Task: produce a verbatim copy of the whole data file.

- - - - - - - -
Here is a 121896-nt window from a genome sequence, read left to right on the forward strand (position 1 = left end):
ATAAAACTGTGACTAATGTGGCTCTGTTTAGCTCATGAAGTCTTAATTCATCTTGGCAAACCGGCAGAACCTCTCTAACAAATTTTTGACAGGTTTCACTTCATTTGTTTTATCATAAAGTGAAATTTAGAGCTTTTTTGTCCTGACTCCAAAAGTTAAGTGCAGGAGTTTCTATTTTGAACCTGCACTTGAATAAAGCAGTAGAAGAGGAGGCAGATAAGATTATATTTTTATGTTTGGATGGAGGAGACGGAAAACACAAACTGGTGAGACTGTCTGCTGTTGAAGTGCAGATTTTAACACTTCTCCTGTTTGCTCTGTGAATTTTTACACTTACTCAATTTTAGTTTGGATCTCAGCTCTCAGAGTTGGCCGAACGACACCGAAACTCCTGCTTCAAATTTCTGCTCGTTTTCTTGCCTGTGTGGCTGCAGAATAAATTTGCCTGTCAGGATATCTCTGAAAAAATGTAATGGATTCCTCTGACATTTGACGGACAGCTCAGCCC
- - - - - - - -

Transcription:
Here is a 121896-nt window from a genome sequence, read left to right on the forward strand (position 1 = left end):
ATAAAACTGTGACTAATGTGGCTCTGTTTAGCTCATGAAGTCTTAATTCATCTTGGCAAACCGGCAGAACCTCTCTAACAAATTTTTGACAGGTTTCACTTCATTTGTTTTATCATAAAGTGAAATTTAGAGCTTTTTTGTCCTGACTCCAAAAGTTAAGTGCAGGAGTTTCTATTTTGAACCTGCACTTGAATAAAGCAGTAGAAGAGGAGGCAGATAAGATTATATTTTTATGTTTGGATGGAGGAGACGGAAAACACAAACTGGTGAGACTGTCTGCTGTTGAAGTGCAGATTTTAACACTTCTCCTGTTTGCTCTGTGAATTTTTACACTTACTCAATTTTAGTTTGGATCTCAGCTCTCAGAGTTGGCCGAACGACACCGAAACTCCTGCTTCAAATTTCTGCTCGTTTTCTTGCCTGTGTGGCTGCAGAATAAATTTGCCTGTCAGGATATCTCTGAAAAAATGTAATGGATTCCTCTGACATTTGACGGACAGCTCAGCCC